Governments have nothing to do with it. It's just basic infrastructure; if you have twice as many people in the same land area (as is assumed above re agriculture), then most of the cost of roads, pipes, cables etc is spread over twice as many people, but they all get the same benefit as in the smaller population case (until congestion hits).
[User Picture]
From:mobbsy
Date:October 30th, 2007 02:29 pm (UTC)
(Link)
I've recently read Jeffery Sachs's The End of Poverty where he talks a lot about root causes for poverty (nice mountains are actually quite a lose, they massively increase transport costs for moving goods around the country and for export). He also talks a lot about Overseas Development Aid, which is one good thing that the government have done recently. Your link gives 2003 figures, British ODA was up to US$ 12606.91m in 2006, or 0.52% GNI (OECD data), and seem to be well on target to meet the 0.7% GNI target. If the rest of Europe, Japan and particularly the US met the same target, Sachs argues that it'd be feasible to end extreme poverty and put all countries on the "development ladder", where they have enough infrastructure and an educated enough population to start to meaningfully grow their economies.
[User Picture]
From:pavanne
Date:October 30th, 2007 02:59 pm (UTC)
(Link)
The EU gives a lot of money (well, in the billions of euros) to companies for locating factories in economically deprived areas, eg East Germany, Hungary, Slovenia. This allows people to work 10 hours a day for more money than if they had to do subsistence farming, and ensures that they can afford tractors and carry on growing enough food.

Generally it is making products for export (eg solar modules) so you could say that rich countries are subsidising twice, by giving the money and also by shooting their own manufacturing industries in the foot. Or you could say that you are removing the capital constraint on a market and enabling more efficient use of human resources. Economists argue.
[User Picture]
From:lavendersparkle
Date:October 30th, 2007 03:37 pm (UTC)
(Link)
I'm rather concerned by the idea of a United World Government. I take rather a lot of comfort in the idea that if things got really bad I could always vote with my feet and leave a country to avoid the policies of its government. Of course, this is a rather elitist position because its always the educated middle-classes who manage to leave oppressive regimes leaving the working classes behind to be oppressed. For a long time I've been rather taken with the idea expressed in Plato's Phaedo that by living in Athens Socrates had implicitly agreed to abide by the constitution of Athens. I like the idea that by living somewhere you agree to abide by its rules and if you really don't like its rules you should move to somewhere where you do like the rules. Of course, this is all a lot easier in small city states with relatively free migration.

So in conclusion, I can't hear United World Government without thinking Inescapable Global Dystopia.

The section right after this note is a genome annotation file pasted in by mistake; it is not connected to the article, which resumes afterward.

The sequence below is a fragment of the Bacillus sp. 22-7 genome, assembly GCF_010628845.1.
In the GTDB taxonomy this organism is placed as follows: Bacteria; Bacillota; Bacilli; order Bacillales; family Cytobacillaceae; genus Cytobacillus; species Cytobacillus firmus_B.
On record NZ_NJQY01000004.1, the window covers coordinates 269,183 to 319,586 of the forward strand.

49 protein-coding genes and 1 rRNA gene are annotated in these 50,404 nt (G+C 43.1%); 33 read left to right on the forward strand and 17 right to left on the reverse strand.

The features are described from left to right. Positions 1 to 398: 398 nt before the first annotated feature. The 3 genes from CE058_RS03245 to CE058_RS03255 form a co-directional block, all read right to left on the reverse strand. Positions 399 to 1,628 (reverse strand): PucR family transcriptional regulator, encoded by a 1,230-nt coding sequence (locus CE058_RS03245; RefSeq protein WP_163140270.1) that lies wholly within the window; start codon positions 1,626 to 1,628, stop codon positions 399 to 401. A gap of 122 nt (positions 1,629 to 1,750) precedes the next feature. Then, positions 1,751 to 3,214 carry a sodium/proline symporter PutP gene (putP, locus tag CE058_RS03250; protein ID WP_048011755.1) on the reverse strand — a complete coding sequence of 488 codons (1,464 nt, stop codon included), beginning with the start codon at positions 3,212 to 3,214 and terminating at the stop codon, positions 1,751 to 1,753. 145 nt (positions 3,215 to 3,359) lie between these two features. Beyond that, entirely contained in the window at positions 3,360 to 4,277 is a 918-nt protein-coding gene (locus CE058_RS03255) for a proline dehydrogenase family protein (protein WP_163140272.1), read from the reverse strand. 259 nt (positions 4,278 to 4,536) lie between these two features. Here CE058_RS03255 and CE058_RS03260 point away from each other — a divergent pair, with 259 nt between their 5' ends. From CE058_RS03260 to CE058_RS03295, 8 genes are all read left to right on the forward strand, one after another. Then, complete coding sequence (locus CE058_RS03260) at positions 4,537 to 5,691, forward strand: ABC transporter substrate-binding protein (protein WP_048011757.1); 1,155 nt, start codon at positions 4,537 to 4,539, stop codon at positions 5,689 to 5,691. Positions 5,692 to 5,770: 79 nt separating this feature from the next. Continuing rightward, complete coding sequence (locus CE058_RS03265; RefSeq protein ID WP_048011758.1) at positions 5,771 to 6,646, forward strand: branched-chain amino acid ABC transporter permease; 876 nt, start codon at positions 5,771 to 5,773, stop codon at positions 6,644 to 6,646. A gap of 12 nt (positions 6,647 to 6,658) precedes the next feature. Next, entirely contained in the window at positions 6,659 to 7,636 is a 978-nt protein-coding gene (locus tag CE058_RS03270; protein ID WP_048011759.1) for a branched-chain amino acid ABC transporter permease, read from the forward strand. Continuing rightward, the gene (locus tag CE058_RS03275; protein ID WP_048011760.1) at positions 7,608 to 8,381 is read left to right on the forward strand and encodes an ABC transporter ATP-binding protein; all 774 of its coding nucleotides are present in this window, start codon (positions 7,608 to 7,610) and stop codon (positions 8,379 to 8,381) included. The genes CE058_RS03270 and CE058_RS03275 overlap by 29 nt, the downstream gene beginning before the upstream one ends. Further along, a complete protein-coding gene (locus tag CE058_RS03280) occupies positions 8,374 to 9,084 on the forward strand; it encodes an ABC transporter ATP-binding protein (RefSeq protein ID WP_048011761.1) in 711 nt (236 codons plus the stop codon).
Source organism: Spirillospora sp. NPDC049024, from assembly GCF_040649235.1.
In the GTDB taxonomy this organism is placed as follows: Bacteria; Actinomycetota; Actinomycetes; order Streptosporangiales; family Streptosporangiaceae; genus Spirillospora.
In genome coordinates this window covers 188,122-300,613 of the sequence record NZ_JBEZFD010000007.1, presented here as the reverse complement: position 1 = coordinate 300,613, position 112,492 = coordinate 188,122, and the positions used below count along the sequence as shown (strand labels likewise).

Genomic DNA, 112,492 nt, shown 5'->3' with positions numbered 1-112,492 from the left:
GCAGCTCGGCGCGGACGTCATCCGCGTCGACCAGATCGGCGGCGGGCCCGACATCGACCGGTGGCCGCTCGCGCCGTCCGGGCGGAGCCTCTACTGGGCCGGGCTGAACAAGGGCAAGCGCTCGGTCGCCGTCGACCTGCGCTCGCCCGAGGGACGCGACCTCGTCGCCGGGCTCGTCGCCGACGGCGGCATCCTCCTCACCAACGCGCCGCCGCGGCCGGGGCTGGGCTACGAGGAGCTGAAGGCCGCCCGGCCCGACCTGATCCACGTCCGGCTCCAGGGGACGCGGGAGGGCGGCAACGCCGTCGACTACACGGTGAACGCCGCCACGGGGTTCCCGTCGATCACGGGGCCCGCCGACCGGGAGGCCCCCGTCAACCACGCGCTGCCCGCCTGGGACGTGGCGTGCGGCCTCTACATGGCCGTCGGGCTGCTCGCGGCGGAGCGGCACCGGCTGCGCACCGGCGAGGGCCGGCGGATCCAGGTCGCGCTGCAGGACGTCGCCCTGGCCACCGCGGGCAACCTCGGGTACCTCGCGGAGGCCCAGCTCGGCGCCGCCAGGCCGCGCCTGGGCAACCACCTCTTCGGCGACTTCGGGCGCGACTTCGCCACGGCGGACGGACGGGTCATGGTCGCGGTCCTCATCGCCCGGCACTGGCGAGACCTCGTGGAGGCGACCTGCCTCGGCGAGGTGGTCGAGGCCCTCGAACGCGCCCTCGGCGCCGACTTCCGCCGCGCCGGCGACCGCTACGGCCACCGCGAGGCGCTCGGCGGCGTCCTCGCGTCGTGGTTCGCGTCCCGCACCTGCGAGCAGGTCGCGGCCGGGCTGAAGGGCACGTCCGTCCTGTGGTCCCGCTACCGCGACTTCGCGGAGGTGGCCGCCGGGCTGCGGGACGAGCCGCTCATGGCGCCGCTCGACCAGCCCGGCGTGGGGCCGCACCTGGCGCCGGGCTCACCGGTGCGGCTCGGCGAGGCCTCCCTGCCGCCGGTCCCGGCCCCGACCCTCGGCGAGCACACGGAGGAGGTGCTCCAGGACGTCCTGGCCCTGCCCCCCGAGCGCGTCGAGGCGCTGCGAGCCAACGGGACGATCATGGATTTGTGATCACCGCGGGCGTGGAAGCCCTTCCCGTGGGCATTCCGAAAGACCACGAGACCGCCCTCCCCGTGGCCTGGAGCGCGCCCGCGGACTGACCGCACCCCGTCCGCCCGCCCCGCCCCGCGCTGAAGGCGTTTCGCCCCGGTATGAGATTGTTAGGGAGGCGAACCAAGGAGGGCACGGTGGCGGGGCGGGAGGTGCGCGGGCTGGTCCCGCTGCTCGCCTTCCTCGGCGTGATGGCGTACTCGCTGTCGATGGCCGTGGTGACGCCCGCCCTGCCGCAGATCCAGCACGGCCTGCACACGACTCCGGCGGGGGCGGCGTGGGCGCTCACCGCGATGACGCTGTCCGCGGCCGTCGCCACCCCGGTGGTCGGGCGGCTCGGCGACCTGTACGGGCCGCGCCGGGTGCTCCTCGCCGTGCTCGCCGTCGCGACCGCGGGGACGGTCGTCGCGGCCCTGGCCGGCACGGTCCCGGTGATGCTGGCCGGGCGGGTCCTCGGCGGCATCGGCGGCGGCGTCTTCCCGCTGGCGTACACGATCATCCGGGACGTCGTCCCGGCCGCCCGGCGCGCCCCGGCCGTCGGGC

[User Picture]
From:atreic
Date:October 30th, 2007 03:40 pm (UTC)
(Link)
But how can you make people help out the poor and needy without making them think they're all part of the same pot? The EU can make everyone pay them some money to give to the poor countries. I can't think that my United World Government would be much more prescription than the EU (but then maybe the EU is an Inescapable Europian Dystopia. And you can't say "I want a world government but only if it's one like this"...)
[User Picture]
From:feanelwa
Date:October 30th, 2007 10:42 pm (UTC)
(Link)
I see international aid a bit like:
If you see somebody about to eat chicken that's been in the fridge for a week, smells bad and they might not have cooked properly, the right thing to do is to tell them instead of let them get food poisoning just because they don't know how to tell meat is good. We in the richer nations happened to invent/discover first the causes of many diseases, immunisation, antibiotics, electric light. So, it is only right that we help out countries that haven't implemented clean water systems, widely avaiable health services and methods of heating and light that don't make everybody ill.

And if your neighbour's house burns down and they have nothing left, it's only the right thing to invite them in, let them use the shower, lend them some clothes, give them a hot meal and a cup of tea, and help them out until things are sorted out again. It's only right that when another country has an earthquake or a tropical storm or the rains don't come, we who have no huge earthquakes or hurricanes and who can mainly rely on there being rain and therefore food, should help them out. This is especially so if the industrial revolution that benefited us so much has fucked up their climate such that the rains repeatedly don't come when they always used to before.
[User Picture]
From:feanelwa
Date:October 30th, 2007 10:43 pm (UTC)
(Link)
Though I am rather inclined to think we should also help people in countries where the climate is buggered to find other ways of producing food, but then again how do I know we aren't already doing that, we probably are.
Powered by LiveJournal.com